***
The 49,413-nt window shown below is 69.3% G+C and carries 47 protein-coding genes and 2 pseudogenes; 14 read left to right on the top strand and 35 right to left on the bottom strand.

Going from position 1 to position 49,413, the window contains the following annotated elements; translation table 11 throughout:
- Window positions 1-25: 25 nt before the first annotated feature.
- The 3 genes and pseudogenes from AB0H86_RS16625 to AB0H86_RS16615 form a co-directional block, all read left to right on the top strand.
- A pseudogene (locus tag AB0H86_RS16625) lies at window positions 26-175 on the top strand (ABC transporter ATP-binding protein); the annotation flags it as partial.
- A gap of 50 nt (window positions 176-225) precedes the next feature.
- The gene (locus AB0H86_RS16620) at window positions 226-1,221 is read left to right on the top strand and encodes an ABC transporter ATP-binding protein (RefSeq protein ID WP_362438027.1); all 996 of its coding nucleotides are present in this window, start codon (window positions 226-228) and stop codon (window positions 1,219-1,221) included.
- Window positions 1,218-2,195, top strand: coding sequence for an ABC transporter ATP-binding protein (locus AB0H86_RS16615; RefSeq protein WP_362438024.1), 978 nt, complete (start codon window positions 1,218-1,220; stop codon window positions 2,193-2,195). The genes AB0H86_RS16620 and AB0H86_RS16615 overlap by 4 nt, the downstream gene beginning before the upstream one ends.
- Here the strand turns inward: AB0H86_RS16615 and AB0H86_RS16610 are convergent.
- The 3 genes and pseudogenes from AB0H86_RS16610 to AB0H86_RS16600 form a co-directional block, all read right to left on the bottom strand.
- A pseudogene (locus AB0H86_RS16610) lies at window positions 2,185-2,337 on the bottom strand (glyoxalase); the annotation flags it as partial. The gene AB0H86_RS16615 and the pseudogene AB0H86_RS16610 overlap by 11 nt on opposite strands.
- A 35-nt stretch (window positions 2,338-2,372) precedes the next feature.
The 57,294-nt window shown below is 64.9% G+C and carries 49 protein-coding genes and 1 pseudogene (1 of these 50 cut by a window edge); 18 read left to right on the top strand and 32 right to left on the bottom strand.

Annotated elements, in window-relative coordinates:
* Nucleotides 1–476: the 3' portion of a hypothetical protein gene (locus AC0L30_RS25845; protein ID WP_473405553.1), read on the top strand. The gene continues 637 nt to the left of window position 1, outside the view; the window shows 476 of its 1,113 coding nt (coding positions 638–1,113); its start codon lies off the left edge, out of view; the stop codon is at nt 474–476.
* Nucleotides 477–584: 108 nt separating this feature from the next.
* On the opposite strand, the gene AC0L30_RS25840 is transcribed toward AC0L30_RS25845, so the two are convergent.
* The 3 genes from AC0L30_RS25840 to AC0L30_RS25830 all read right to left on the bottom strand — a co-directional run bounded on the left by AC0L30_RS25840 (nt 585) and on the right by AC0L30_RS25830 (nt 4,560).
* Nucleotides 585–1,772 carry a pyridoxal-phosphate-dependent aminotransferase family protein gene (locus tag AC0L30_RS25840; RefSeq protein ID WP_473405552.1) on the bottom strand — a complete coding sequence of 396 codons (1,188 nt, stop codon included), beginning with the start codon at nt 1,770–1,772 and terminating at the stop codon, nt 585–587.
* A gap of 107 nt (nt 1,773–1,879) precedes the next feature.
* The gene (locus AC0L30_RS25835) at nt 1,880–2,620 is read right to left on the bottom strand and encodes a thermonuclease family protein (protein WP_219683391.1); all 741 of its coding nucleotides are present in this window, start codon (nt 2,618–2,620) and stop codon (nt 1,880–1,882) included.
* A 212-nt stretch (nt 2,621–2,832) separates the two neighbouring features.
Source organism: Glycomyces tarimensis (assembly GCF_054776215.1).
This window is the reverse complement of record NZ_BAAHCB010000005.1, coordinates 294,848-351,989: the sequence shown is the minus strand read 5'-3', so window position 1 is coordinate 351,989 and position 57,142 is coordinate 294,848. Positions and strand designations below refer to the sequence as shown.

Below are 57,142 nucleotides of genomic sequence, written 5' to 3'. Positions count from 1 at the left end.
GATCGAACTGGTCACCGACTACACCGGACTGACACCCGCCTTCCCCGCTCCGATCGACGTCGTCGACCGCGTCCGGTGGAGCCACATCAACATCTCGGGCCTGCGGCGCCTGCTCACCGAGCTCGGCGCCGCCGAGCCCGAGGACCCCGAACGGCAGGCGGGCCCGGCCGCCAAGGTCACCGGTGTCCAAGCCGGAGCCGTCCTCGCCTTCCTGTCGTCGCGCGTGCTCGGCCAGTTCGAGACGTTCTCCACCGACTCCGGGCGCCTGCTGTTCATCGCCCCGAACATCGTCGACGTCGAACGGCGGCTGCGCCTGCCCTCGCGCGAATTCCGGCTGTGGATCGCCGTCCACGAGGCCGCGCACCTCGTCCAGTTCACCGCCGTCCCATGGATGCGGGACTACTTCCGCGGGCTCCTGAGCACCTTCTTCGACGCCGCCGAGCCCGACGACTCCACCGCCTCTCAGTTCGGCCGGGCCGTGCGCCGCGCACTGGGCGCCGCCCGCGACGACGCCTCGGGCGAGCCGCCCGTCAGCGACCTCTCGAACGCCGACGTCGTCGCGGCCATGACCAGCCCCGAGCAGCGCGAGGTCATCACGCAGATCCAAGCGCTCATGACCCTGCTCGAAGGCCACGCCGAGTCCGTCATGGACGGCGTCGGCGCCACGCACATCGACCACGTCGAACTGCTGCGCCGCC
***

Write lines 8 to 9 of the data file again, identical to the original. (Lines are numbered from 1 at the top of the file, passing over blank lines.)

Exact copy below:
- Window positions 1,218-2,195, top strand: coding sequence for an ABC transporter ATP-binding protein (locus AB0H86_RS16615; RefSeq protein WP_362438024.1), 978 nt, complete (start codon window positions 1,218-1,220; stop codon window positions 2,193-2,195). The genes AB0H86_RS16620 and AB0H86_RS16615 overlap by 4 nt, the downstream gene beginning before the upstream one ends.
- Here the strand turns inward: AB0H86_RS16615 and AB0H86_RS16610 are convergent.